Committee vice chair Rep. Liz Cheney said a key focus of the hearing today will be a draft letter written by Jeffrey Clark, then the department's top energy lawyer who had pushed Trump's fraud claims.
The letter was intended to be sent to the Georgia state legislature, Cheney said, adding other versions of the letter would also go to other states despite Clark having any evidence of the election fraud he was claiming.
"But they were quite aware of what Mr. Trump wanted the department to do," Cheney said.
The draft of the letter, as shown by the committee, claims the Department of Justice investigations have "identified significant concerns that may have impacted the outcome of the election in multiple states, including the State of Georgia."
The letter recommended Georgia convene a special session and consider approving a new slate of electors.
"In fact, Donald Trump knew this was a lie. The Department of Justice had informed the President of the United States, repeatedly, that its investigations had found no fraud sufficient to overturn the results of the 2020 election," Cheney said.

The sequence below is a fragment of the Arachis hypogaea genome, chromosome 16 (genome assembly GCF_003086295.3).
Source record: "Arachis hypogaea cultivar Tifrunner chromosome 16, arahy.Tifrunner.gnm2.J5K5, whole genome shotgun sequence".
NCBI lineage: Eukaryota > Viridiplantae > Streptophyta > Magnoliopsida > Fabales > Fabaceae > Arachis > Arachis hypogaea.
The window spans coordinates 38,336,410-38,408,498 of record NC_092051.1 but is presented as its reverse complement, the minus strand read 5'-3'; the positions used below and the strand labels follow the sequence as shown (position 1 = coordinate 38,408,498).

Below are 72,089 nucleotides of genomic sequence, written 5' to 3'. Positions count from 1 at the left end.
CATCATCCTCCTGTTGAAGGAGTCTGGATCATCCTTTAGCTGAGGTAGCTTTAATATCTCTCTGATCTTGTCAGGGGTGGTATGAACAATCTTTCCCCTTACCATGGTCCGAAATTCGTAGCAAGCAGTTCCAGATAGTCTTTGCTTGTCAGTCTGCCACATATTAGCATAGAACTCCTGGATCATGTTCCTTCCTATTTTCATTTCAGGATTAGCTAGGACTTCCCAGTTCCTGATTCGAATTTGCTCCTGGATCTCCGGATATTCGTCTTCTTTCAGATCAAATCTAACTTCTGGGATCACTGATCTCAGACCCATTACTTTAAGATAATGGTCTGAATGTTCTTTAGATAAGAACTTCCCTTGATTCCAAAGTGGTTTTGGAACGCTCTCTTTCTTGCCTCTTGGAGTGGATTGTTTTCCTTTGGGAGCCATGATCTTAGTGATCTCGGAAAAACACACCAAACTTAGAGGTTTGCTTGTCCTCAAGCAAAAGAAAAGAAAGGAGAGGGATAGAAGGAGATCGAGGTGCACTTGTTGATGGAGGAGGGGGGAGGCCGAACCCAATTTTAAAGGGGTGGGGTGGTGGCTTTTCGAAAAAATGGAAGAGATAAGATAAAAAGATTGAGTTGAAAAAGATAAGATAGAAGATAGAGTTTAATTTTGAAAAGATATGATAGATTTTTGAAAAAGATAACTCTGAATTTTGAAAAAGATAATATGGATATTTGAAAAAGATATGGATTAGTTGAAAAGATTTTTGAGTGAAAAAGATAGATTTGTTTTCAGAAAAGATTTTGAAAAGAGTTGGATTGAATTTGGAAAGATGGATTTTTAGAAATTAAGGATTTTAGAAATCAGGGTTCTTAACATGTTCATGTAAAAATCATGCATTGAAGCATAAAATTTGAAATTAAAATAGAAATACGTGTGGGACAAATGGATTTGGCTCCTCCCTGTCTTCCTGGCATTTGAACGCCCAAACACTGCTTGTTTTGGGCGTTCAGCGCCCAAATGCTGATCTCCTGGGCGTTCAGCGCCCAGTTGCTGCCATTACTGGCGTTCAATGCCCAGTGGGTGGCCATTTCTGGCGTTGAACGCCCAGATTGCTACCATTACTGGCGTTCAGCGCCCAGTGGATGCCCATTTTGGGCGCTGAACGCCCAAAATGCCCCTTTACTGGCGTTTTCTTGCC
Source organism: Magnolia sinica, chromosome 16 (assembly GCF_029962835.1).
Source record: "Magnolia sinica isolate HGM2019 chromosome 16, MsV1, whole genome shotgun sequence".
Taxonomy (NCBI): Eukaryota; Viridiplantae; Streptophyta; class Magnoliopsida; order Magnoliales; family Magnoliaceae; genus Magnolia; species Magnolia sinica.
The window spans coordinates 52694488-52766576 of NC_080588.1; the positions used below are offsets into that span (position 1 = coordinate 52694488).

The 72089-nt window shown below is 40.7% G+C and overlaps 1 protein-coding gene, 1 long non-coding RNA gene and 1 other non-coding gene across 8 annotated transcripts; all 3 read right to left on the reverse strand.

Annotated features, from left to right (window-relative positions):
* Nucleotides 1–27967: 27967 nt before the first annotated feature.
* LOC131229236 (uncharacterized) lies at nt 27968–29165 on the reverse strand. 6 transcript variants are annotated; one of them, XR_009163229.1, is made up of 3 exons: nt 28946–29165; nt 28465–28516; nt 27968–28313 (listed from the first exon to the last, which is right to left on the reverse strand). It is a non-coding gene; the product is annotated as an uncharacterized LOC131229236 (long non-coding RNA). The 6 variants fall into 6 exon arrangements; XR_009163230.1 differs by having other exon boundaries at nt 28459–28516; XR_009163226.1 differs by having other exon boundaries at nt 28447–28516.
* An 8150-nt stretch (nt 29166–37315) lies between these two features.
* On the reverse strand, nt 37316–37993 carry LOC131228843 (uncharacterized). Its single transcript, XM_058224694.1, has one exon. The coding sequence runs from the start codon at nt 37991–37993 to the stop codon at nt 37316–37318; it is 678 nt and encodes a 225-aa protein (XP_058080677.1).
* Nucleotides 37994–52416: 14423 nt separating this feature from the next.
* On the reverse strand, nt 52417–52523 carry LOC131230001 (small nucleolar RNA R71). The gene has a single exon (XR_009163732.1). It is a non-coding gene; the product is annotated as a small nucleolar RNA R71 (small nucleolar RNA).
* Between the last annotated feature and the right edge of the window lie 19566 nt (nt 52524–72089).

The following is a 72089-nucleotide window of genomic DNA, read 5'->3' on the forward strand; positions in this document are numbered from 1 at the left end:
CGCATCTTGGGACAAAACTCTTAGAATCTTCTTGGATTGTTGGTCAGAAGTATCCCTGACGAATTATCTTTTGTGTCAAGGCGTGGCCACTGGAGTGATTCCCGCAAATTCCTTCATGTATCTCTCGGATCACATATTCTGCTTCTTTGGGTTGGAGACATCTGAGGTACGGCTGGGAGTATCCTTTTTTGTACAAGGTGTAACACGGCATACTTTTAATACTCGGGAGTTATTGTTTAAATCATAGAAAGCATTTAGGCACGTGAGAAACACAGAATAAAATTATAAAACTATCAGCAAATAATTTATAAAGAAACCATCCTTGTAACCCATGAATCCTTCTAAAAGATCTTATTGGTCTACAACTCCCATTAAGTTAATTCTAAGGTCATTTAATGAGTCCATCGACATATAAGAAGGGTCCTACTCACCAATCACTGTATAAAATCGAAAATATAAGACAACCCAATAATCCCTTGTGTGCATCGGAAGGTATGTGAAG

In addition to Clark's signature, there was also a place for the acting attorney general and the acting deputy attorney general to sign, according to exhibits shown by the committee.
Jeffrey Rosen, the acting attorney general at the time, and Richard Donoghue, the acting deputy attorney general, refused to sign the letter, Cheney said.
Both Rosen and Donoghue are testifying at the hearing on Thursday.
"This would be a grave step for the department to take," Donoghue wrote when he saw the letter, according to Cheney.
"Jeff Clark met privately with President Trump and others in the White House and agreed to assist the President without telling the senior leadership in the department who oversaw him," Cheney said.
Some background: Trump's push to get the Justice Department to verify his false election claims began what was a tumultuous period at the department in the lead-up to Jan. 6, 2021. When Rosen and Donoghue resisted these pushes from Trump and his allies, the then-President considered replacing Rosen with Clark.
The DOJ officials, along with lawyers in the White House counsel's office, took part in a dramatic Jan. 3, 2021, meeting in the Oval Office with Clark and Rosen present, where Trump ultimately backed away from his plan to install Clark as the head of the Justice Department — after Rosen, Donoghue and Engel had threatened to resign in protest.